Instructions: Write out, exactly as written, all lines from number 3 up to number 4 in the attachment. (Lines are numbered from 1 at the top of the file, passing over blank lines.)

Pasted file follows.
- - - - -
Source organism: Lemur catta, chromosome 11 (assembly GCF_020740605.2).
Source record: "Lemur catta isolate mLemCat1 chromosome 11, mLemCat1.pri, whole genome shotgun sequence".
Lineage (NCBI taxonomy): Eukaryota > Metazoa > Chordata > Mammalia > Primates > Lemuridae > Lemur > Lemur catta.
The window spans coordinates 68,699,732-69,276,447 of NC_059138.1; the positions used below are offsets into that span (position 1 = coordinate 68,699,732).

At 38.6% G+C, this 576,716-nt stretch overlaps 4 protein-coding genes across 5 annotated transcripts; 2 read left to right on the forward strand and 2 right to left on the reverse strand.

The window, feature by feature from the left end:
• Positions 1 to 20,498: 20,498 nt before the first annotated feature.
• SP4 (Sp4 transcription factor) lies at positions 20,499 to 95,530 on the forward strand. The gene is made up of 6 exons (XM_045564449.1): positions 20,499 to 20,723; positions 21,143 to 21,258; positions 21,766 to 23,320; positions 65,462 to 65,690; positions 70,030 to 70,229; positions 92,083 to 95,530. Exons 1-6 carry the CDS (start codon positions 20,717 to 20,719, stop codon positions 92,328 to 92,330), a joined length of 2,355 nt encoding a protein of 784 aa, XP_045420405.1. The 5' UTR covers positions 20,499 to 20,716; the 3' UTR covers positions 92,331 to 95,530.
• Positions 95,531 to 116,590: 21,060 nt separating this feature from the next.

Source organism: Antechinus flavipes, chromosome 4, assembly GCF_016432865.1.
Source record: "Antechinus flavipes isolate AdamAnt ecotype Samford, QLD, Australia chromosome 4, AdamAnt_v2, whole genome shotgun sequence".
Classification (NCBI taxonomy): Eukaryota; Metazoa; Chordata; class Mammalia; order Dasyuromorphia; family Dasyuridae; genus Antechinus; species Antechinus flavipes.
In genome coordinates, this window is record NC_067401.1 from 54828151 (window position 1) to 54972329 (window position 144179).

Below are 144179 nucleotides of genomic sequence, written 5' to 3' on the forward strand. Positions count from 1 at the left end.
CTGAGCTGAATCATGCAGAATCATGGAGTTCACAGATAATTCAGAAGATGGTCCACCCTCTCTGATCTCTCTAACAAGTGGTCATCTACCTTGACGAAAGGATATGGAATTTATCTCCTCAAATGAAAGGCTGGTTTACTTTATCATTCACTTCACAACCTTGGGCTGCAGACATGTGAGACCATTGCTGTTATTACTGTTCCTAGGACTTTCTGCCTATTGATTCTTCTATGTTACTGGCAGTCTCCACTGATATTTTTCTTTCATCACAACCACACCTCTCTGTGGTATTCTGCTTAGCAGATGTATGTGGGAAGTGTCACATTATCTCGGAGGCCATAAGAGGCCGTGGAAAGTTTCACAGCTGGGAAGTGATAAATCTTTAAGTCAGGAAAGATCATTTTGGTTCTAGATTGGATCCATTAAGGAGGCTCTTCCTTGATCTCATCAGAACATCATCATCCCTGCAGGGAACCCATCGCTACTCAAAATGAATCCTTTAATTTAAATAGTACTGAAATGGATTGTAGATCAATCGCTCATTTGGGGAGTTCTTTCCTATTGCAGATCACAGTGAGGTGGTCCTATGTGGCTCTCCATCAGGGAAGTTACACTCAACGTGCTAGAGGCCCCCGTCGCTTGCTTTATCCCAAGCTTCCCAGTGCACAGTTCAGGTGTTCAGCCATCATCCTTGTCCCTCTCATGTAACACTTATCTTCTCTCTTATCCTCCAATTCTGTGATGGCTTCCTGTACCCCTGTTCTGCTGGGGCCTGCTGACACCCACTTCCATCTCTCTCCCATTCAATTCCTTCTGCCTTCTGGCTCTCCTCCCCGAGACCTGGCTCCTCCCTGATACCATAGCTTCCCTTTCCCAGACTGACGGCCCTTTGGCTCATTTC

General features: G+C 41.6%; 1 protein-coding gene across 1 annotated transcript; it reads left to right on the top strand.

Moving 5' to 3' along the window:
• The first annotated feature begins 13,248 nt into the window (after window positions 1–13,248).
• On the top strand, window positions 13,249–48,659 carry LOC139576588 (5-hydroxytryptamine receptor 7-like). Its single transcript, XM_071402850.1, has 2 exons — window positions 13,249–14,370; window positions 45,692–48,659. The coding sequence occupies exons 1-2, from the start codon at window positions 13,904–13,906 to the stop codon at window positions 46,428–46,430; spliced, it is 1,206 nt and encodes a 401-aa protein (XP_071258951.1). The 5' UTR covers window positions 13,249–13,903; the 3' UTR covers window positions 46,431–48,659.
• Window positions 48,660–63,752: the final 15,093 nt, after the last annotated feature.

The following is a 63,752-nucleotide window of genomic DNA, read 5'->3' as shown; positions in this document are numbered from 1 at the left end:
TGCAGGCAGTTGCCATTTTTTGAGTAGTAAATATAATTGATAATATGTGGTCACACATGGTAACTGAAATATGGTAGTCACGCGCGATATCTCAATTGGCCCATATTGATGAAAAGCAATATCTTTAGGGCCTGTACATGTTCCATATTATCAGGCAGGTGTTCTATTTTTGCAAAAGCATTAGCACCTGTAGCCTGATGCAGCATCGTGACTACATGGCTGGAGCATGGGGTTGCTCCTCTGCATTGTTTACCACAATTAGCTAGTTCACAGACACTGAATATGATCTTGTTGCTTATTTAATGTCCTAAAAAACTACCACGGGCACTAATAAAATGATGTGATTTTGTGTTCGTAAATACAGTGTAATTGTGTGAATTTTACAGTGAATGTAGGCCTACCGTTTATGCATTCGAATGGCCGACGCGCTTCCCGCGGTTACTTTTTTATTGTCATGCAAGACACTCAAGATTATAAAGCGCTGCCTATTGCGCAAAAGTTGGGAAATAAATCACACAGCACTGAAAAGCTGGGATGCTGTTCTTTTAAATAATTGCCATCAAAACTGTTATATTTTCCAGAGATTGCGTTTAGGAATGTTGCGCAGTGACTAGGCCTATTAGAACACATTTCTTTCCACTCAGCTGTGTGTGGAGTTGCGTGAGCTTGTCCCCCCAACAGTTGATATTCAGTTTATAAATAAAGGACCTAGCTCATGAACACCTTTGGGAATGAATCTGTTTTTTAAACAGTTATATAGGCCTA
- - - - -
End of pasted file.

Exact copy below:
Lineage (NCBI taxonomy): Eukaryota > Metazoa > Chordata > Mammalia > Primates > Lemuridae > Lemur > Lemur catta.
The window spans coordinates 68,699,732-69,276,447 of NC_059138.1; the positions used below are offsets into that span (position 1 = coordinate 68,699,732).